The Spawning Bed
At different times of the year, fish pair up for their annual spawning ritual. In the warmer climates, bass and bream are answering the call of nature right now, and anglers are seeing them on the beds. In a month or two, spots further north will see bass and panfish doing the same thing. Some trout and steelhead set up redds in rivers in the spring while other trout and salmon spawn in the fall. When fish move into the shallows they are easy to spot, and some anglers who target them use the phrase “I spot ‘em, I got ‘em.”
There are a few guys I know who head to the shorelines when the bass and panfish start to spawn. They drop a lure, bait or fly in front of a fish that hits it without hesitation. The fight is on in seconds, and the action can be fast and furious. But it begs a question even for fish that are released: is it a good idea to catch fish that are sitting on a spawning bed?
The knife cuts both ways, particularly ‘cause it’s an attitude. On the one hand, fishing is fishing and catching ‘em up is what it’s all about. Kudos to the angler who finds fish, bravo that their quarry eats easily, and good for him that his daily catch is of epic proportion. Lots of action makes for a fun day, and I can see that side of the coin.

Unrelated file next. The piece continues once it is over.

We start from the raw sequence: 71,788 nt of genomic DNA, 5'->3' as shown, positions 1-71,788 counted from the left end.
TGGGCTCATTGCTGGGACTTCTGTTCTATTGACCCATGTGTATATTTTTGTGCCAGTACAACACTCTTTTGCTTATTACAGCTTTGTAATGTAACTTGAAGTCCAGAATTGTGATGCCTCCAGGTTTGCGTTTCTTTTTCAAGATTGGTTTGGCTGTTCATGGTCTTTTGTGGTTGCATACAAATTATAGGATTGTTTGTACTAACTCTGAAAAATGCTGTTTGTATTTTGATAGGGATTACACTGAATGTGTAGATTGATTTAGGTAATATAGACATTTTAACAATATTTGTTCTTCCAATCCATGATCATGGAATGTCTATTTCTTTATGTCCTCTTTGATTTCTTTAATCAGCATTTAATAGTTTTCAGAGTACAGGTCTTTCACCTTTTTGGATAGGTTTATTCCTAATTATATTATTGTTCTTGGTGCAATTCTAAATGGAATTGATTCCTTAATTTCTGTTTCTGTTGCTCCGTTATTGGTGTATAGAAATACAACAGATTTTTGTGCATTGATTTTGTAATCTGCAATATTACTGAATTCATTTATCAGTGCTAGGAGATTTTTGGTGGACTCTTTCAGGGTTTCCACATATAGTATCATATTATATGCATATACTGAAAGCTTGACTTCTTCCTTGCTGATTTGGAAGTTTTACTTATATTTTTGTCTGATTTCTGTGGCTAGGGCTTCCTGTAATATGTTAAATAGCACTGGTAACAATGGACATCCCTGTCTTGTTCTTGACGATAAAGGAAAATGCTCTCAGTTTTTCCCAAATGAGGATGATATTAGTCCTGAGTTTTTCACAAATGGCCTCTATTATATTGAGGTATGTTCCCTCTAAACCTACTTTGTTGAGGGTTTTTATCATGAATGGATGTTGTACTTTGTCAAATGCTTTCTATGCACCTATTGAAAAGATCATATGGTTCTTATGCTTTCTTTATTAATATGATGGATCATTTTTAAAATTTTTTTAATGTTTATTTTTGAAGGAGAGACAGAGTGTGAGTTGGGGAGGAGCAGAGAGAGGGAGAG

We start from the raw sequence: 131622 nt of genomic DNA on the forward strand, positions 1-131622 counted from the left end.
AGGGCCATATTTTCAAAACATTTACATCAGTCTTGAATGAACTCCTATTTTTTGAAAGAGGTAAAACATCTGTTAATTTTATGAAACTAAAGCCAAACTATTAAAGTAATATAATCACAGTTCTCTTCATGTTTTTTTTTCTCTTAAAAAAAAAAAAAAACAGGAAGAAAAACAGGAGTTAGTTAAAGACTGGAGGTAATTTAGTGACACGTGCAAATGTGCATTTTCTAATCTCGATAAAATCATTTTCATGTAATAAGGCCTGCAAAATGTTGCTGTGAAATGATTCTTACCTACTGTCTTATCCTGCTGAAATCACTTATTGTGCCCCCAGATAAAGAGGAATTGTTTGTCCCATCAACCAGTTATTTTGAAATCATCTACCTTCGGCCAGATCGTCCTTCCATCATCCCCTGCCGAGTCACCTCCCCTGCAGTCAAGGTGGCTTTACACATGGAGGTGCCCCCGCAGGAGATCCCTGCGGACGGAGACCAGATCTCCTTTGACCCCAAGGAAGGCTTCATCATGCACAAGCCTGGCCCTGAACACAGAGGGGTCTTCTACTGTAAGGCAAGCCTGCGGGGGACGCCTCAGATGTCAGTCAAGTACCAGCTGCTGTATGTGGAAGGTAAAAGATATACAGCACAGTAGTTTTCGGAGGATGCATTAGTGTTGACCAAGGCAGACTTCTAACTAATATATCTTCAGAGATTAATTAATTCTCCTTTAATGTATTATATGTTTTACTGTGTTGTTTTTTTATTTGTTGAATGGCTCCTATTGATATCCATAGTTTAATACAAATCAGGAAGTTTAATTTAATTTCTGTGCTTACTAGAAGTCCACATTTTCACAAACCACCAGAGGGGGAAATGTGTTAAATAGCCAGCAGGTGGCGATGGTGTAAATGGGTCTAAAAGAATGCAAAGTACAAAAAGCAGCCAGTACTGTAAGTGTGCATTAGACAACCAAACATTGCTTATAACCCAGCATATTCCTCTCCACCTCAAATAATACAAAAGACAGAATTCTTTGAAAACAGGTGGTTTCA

But on the flip side, is catching a fish on a bed a good idea for maintaining a quality fishery over time? When a momma fish is pulled off the bed, her eggs are left wide open to predators. Some get vacuumed up by carp or suckers, while other eggs are covered up by silt caused from the fight. If this year’s hatch is a poor one, then what does that mean for next year’s numbers? Are we shorting out the recruitment of new and more fish to fill our ponds, lakes and rivers? Is it a short-sighted approach that we should consider before doing?
It’s an interesting topic and I’m going to noodle it around with some friends to get their thoughts. Personally, for fish that I catch with frequency I’m fine with leaving spawning fish alone and tossing back smaller fish. Some times I practice catch and release, other times catch and eat. What about you? Do you fish the spawning beds?
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Tom Keer is an award-winning writer who lives on Cape Cod, Massachusetts. He is a columnist for the Upland Almanac, a Contributing Writer for Covey Rise magazine, a Contributing Editor for both Fly Rod and Reel and Fly Fish America, and a blogger for the Recreational Boating and Fishing Foundation’s Take Me Fishing program. Keer writes regularly for over a dozen outdoor magazines on topics related to fishing, hunting, boating, and other outdoor pursuits. When they are not fishing, Keer and his family hunt upland birds over their three English setters. His first book, a Fly Fishers Guide to the New England Coast was released in January 2011. Visit him at www.tomkeer.com or at www.thekeergroup.com.